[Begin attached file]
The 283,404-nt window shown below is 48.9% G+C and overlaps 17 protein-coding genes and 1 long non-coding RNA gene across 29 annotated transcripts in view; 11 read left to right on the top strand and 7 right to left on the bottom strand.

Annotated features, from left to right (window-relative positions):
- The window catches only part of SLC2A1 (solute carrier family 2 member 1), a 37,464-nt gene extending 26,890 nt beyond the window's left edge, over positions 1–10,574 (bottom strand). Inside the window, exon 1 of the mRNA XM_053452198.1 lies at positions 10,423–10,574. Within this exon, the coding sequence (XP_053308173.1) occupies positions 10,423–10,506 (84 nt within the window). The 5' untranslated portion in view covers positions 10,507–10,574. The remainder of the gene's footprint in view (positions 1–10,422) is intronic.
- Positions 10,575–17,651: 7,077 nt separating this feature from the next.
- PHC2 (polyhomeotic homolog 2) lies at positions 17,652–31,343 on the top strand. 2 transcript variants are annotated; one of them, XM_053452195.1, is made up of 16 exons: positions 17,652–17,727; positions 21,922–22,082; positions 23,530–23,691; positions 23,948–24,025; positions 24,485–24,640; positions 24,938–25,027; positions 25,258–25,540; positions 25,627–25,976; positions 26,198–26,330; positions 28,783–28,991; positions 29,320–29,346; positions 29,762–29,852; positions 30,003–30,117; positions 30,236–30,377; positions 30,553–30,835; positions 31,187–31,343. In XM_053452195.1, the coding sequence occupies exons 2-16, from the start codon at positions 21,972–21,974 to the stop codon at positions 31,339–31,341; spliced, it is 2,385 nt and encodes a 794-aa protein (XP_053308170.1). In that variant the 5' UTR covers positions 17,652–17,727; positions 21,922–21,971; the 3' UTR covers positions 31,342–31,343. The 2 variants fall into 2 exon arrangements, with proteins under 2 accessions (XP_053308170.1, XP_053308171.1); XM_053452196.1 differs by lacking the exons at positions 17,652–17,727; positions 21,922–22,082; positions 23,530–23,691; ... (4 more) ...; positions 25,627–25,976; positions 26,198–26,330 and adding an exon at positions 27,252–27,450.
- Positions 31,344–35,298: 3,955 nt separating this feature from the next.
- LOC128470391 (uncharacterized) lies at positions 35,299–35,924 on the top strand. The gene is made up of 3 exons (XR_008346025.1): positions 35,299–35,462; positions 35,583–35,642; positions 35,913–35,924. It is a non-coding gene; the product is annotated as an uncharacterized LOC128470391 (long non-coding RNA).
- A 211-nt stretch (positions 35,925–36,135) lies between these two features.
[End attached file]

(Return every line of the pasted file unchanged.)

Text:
The 283,404-nt window shown below is 48.9% G+C and overlaps 17 protein-coding genes and 1 long non-coding RNA gene across 29 annotated transcripts in view; 11 read left to right on the top strand and 7 right to left on the bottom strand.

Annotated features, from left to right (window-relative positions):
- The window catches only part of SLC2A1 (solute carrier family 2 member 1), a 37,464-nt gene extending 26,890 nt beyond the window's left edge, over positions 1–10,574 (bottom strand). Inside the window, exon 1 of the mRNA XM_053452198.1 lies at positions 10,423–10,574. Within this exon, the coding sequence (XP_053308173.1) occupies positions 10,423–10,506 (84 nt within the window). The 5' untranslated portion in view covers positions 10,507–10,574. The remainder of the gene's footprint in view (positions 1–10,422) is intronic.
- Positions 10,575–17,651: 7,077 nt separating this feature from the next.
- PHC2 (polyhomeotic homolog 2) lies at positions 17,652–31,343 on the top strand. 2 transcript variants are annotated; one of them, XM_053452195.1, is made up of 16 exons: positions 17,652–17,727; positions 21,922–22,082; positions 23,530–23,691; positions 23,948–24,025; positions 24,485–24,640; positions 24,938–25,027; positions 25,258–25,540; positions 25,627–25,976; positions 26,198–26,330; positions 28,783–28,991; positions 29,320–29,346; positions 29,762–29,852; positions 30,003–30,117; positions 30,236–30,377; positions 30,553–30,835; positions 31,187–31,343. In XM_053452195.1, the coding sequence occupies exons 2-16, from the start codon at positions 21,972–21,974 to the stop codon at positions 31,339–31,341; spliced, it is 2,385 nt and encodes a 794-aa protein (XP_053308170.1). In that variant the 5' UTR covers positions 17,652–17,727; positions 21,922–21,971; the 3' UTR covers positions 31,342–31,343. The 2 variants fall into 2 exon arrangements, with proteins under 2 accessions (XP_053308170.1, XP_053308171.1); XM_053452196.1 differs by lacking the exons at positions 17,652–17,727; positions 21,922–22,082; positions 23,530–23,691; ... (4 more) ...; positions 25,627–25,976; positions 26,198–26,330 and adding an exon at positions 27,252–27,450.
- Positions 31,344–35,298: 3,955 nt separating this feature from the next.
- LOC128470391 (uncharacterized) lies at positions 35,299–35,924 on the top strand. The gene is made up of 3 exons (XR_008346025.1): positions 35,299–35,462; positions 35,583–35,642; positions 35,913–35,924. It is a non-coding gene; the product is annotated as an uncharacterized LOC128470391 (long non-coding RNA).
- A 211-nt stretch (positions 35,925–36,135) lies between these two features.